We must never forget the tragedy of October 14th, 2017 – UM

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Mogadishu (UM) – Somalia is still mourning the violent and cruel murder of over 500 people during the Zoobe terrorist attack on 14th October last year. The world watched shocked as a speeding truck suddenly exploded taking with it human life, private property and forever leaving the Somali people with a deep feeling of emptiness, anger and fear.

The scale of the attack was catastrophic, and it is probably one of the most devastating terrorist attacks in modern history. It was so destructive that to this day no organisation has claimed responsibility for it despite the government and members of the international community blaming Al-Shabaab.

The Somali government and people’s response were commendable with effective national coordination and Somalia’s international partners must also be thanked for their positive response led by Turkey and Turkish Airlines who were the first responders on the ground. During the misery, Somalia and the world came together in anger and noble promises were made to find the murderers, compensate the traders who lost everything and to bring the Somali people and security services closer together to fight terrorism. These promises are yet to be achieved but the attack of October 14th woke everybody up to take charge of their future.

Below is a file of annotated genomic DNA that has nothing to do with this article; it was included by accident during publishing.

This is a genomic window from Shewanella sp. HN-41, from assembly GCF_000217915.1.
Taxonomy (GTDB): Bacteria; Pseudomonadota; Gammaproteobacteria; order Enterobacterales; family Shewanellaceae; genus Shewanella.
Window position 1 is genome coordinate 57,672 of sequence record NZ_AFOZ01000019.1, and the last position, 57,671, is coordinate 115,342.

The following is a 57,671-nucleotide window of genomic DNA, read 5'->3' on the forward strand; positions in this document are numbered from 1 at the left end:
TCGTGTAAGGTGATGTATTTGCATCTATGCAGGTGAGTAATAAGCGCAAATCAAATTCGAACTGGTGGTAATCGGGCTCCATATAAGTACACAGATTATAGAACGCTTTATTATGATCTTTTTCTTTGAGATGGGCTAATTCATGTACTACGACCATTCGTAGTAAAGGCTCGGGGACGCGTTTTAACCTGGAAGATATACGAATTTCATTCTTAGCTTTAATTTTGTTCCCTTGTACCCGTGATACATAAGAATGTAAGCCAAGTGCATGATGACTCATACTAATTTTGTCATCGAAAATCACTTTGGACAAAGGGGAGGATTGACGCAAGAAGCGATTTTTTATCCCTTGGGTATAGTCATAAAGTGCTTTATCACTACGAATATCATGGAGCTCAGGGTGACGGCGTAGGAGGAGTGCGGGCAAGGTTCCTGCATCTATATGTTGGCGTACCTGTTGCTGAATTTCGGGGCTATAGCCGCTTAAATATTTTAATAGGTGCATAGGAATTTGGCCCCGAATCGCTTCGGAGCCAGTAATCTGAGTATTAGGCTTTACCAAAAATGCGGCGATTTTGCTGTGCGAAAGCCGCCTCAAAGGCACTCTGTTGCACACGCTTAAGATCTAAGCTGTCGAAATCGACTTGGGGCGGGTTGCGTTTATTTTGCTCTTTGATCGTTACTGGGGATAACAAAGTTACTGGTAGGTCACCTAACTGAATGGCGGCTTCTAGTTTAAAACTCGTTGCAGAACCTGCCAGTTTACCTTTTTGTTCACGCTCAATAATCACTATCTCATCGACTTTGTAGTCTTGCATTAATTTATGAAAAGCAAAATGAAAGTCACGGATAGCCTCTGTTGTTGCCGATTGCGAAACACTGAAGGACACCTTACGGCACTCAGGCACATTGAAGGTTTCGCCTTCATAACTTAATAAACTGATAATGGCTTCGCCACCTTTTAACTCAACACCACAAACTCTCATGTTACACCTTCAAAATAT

On October 14th President Mohammed Abdullahi Farmaajo must visit Zoobe and meet the victims to reassure them that his government is going to fulfil its promises of compensation or support to re-establish destroyed businesses and recover lost livelihoods. Many victims have lost everything and with this entire families are suffering. The President and opposition leaders must also not politicise this day because it is a day of mourning and reflection. Let people grief and be angry but in the end, after all the tears, Somalis must agree on the importance of working together to rebuild their country free from violence and terrorism. Whether in government, business or even a child lucky enough to be attending school, terrorism and the poverty that fuels it, is the common enemy we must defeat together.

On October 14th the President must address his people from the site of the tragedy and answer just a few questions: What really happened? What has been the governments response? What must we do to defend ourselves against such evil in the future? These are deep questions that we must all think about. The plotters and killers were most likely Somalis, the facilitators were Somalis, the victims were all Somalis and the security services tasked with stopping the tragedy were Somalis. This is a painful and shameful fact we must get to grips with as a nation. We are killing each other, destroying our country and burying our personal and national hopes. The national pain, loss and disappointment will only lessen when we cooperate to rebuild our country.

October 14th should not be a day of blame. Many people failed, including the members of the security forces and public. We must stop asking “What If” and progress to “What next” to be safe. This is the best way we can honour the memories of all the victims of the painful October 14th attack and safeguard our national security.

Mr. President, on 14th October please do not wear military uniform and give us a political speech. We just need to know what happened and how we should ensure it never happens again.

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